Alright, Tom. Here you go. I've been holding off on writing about health care/insurance reform because I haven't had adequate time to go through the bill and understand what it all means. I haven't still but I'm going to go ahead and make some comments based on what I know so far. Of course, it's subject to criticism (comments?).
So was Joe Biden correct when he pulled a "Biden" and whispered "This is a big f*#king deal" to Obama in front of a microphone to the world just before the signing ceremony? Well, yes and no.
First, let's spend a little time trying to understand why we even had this enormous debate in the first place. What was the problem? Well, you can really break it up into three problems: 1) high and rapidly growing costs for health care and insurance (the percentage of GDP devoted to health care grew from under 6% to over 16% from 1962-2007), 2) a lot of uninsured people (~46 million U.S. residents did not have health insurance in 2008), and 3) very large projected Medicare deficits and increasing Medicaid costs that are leading the federal budget down a very unsustainable path.
So why have health care costs risen so much in the U.S. anyways? Well, unfortunately there is no smoking gun here. There are many different factors at play. One of the most convincing causes to me is just the idea that we adopt and diffuse expensive medical technology at much higher rates than other countries. In addition, health care providers (physicians, nurses, etc.) just make more money here. So what's wrong with all of that? Well, it turns out that this increase in the cost of care doesn't really translate into better quality of care. On one hand, we do not have to wait long for noncritical surgeries compared with other countries and we are able to quickly have access to the latest and greatest products from our big medical companies. But on the other hand, our life expectancy is pretty below average compared with the rest of the developed world (check out this excellent graphic by the National Geographic) and infant mortality rates are high compared with other developed countries. That just doesn't seem right.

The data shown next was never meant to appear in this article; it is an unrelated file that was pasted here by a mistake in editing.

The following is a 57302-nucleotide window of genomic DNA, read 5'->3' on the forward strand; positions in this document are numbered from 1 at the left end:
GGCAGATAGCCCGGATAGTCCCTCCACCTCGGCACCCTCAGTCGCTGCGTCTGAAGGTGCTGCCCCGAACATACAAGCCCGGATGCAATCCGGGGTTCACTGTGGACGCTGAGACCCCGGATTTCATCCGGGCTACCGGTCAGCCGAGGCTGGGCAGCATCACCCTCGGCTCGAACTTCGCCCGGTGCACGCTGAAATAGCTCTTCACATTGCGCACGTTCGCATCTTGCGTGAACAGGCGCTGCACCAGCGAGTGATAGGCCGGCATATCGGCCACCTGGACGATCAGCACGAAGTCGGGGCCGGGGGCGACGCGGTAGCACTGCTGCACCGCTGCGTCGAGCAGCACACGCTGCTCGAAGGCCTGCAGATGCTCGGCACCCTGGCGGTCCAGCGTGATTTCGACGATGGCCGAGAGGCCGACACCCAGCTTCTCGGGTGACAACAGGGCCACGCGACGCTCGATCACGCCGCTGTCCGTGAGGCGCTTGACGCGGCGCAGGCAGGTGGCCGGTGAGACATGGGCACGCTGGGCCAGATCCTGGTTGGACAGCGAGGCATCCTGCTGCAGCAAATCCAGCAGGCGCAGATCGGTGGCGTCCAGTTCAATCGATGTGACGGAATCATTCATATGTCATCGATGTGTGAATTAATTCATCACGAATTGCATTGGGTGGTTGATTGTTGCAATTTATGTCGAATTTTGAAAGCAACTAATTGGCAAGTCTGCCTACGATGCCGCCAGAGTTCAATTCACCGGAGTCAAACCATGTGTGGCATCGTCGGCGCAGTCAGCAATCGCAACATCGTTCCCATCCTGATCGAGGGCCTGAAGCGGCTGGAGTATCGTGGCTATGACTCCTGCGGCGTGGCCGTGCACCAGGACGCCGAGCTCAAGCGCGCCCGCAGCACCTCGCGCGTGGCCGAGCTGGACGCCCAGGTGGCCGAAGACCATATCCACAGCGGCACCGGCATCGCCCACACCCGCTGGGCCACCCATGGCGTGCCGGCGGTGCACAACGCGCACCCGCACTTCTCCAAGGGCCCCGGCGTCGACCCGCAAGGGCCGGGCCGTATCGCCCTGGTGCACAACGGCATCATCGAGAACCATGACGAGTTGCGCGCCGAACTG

What about health insurance costs? Well, it obviously is tied to this increase in health care costs and that's the primary reason it has also increased (it's essentially how the insured pay for care...through premiums and deductibles). But you also need to add in the administrative costs. I'm not sure how those costs have trended through time.
So as a country we are paying way more but getting less. But should we really care about the situation at a national scale? Well, I would argue that we definitely should when the imbalance between cost and quality is this enormous. What gets so many people fired up about this subject is that the people with insurance generally love their health care. I love mine that is provided to me as a state employee. I don't use it too often but whenever I have, it's been fantastic. And I am confident that if anything bad were to happen to me, I would have great care immediately available to me. So any change from the current system is understandably going to raise the eyebrows of the people with great insurance.
But what about the people without insurance? Well, they are one of the primary reasons we are lagging behind the developing world in those quality indicators. They really don't have any care unless something catastrophic occurs when the government (i.e. taxpayers) or a charity foots the bill. So why would anyone not have health insurance? Well, they just can't afford it because their employer doesn't help pay for it or they're unemployed. Apologies for stating the obvious but it's important to emphasize and understand that not all uninsured people are blood-suckers who are just hoping for a government hand-out. This is even more apparent during a recession like our current one when everyone knows someone close to them that cannot afford health insurance for one reason or another. Sure there are abusers of the system but I don't think anyone would claim that the status quo is A-Okay (unless you truly are a selfish troll that thinks that they are impervious to the threat of unemployment during difficult economic times).
Okay...are you still with me? In PART 2, I will address the third problem and then get into the actual bill that was signed into law yesterday. Stay tuned.